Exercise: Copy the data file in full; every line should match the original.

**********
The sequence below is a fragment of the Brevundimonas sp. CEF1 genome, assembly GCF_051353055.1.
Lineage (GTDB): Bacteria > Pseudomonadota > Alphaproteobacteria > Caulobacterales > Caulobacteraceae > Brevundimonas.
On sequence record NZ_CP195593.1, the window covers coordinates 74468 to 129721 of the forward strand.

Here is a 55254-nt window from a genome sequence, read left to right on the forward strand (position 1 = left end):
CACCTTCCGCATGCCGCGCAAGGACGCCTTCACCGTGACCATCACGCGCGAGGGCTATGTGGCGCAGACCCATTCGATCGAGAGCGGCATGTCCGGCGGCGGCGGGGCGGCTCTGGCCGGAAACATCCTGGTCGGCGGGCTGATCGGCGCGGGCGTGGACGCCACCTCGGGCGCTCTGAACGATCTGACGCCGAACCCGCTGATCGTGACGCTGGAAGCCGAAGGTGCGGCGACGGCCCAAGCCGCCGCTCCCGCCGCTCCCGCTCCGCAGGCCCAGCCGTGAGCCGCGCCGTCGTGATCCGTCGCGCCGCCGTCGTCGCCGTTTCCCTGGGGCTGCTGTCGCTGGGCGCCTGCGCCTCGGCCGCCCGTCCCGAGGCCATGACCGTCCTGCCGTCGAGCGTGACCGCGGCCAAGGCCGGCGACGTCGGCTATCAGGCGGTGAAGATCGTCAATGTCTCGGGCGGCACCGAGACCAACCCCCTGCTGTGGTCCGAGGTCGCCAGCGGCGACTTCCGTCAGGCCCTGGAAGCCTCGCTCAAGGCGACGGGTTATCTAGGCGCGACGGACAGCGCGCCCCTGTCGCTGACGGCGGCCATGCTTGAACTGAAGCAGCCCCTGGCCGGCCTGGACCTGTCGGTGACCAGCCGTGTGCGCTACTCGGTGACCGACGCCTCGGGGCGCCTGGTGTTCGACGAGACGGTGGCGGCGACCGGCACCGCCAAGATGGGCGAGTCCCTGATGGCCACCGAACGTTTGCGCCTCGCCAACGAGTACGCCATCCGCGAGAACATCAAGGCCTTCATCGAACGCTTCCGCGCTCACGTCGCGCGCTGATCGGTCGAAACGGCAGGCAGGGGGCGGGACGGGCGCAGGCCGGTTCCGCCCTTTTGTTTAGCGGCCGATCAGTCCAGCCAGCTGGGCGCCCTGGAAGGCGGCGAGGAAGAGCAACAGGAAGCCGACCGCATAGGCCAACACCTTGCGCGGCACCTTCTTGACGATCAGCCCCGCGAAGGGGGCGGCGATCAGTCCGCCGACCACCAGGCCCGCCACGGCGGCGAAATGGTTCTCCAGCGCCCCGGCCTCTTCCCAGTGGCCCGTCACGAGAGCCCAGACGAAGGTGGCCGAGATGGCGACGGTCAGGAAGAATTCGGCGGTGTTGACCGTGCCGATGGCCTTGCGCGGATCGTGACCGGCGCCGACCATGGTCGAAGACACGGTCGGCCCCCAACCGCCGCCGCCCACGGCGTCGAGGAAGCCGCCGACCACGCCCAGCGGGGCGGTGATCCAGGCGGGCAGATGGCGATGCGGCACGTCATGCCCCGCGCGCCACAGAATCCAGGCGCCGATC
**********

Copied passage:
The sequence below is a fragment of the Brevundimonas sp. CEF1 genome, assembly GCF_051353055.1.
Lineage (GTDB): Bacteria > Pseudomonadota > Alphaproteobacteria > Caulobacterales > Caulobacteraceae > Brevundimonas.
On sequence record NZ_CP195593.1, the window covers coordinates 74468 to 129721 of the forward strand.

Here is a 55254-nt window from a genome sequence, read left to right on the forward strand (position 1 = left end):
CACCTTCCGCATGCCGCGCAAGGACGCCTTCACCGTGACCATCACGCGCGAGGGCTATGTGGCGCAGACCCATTCGATCGAGAGCGGCATGTCCGGCGGCGGCGGGGCGGCTCTGGCCGGAAACATCCTGGTCGGCGGGCTGATCGGCGCGGGCGTGGACGCCACCTCGGGCGCTCTGAACGATCTGACGCCGAACCCGCTGATCGTGACGCTGGAAGCCGAAGGTGCGGCGACGGCCCAAGCCGCCGCTCCCGCCGCTCCCGCTCCGCAGGCCCAGCCGTGAGCCGCGCCGTCGTGATCCGTCGCGCCGCCGTCGTCGCCGTTTCCCTGGGGCTGCTGTCGCTGGGCGCCTGCGCCTCGGCCGCCCGTCCCGAGGCCATGACCGTCCTGCCGTCGAGCGTGACCGCGGCCAAGGCCGGCGACGTCGGCTATCAGGCGGTGAAGATCGTCAATGTCTCGGGCGGCACCGAGACCAACCCCCTGCTGTGGTCCGAGGTCGCCAGCGGCGACTTCCGTCAGGCCCTGGAAGCCTCGCTCAAGGCGACGGGTTATCTAGGCGCGACGGACAGCGCGCCCCTGTCGCTGACGGCGGCCATGCTTGAACTGAAGCAGCCCCTGGCCGGCCTGGACCTGTCGGTGACCAGCCGTGTGCGCTACTCGGTGACCGACGCCTCGGGGCGCCTGGTGTTCGACGAGACGGTGGCGGCGACCGGCACCGCCAAGATGGGCGAGTCCCTGATGGCCACCGAACGTTTGCGCCTCGCCAACGAGTACGCCATCCGCGAGAACATCAAGGCCTTCATCGAACGCTTCCGCGCTCACGTCGCGCGCTGATCGGTCGAAACGGCAGGCAGGGGGCGGGACGGGCGCAGGCCGGTTCCGCCCTTTTGTTTAGCGGCCGATCAGTCCAGCCAGCTGGGCGCCCTGGAAGGCGGCGAGGAAGAGCAACAGGAAGCCGACCGCATAGGCCAACACCTTGCGCGGCACCTTCTTGACGATCAGCCCCGCGAAGGGGGCGGCGATCAGTCCGCCGACCACCAGGCCCGCCACGGCGGCGAAATGGTTCTCCAGCGCCCCGGCCTCTTCCCAGTGGCCCGTCACGAGAGCCCAGACGAAGGTGGCCGAGATGGCGACGGTCAGGAAGAATTCGGCGGTGTTGACCGTGCCGATGGCCTTGCGCGGATCGTGACCGGCGCCGACCATGGTCGAAGACACGGTCGGCCCCCAACCGCCGCCGCCCACGGCGTCGAGGAAGCCGCCGACCACGCCCAGCGGGGCGGTGATCCAGGCGGGCAGATGGCGATGCGGCACGTCATGCCCCGCGCGCCACAGAATCCAGGCGCCGATC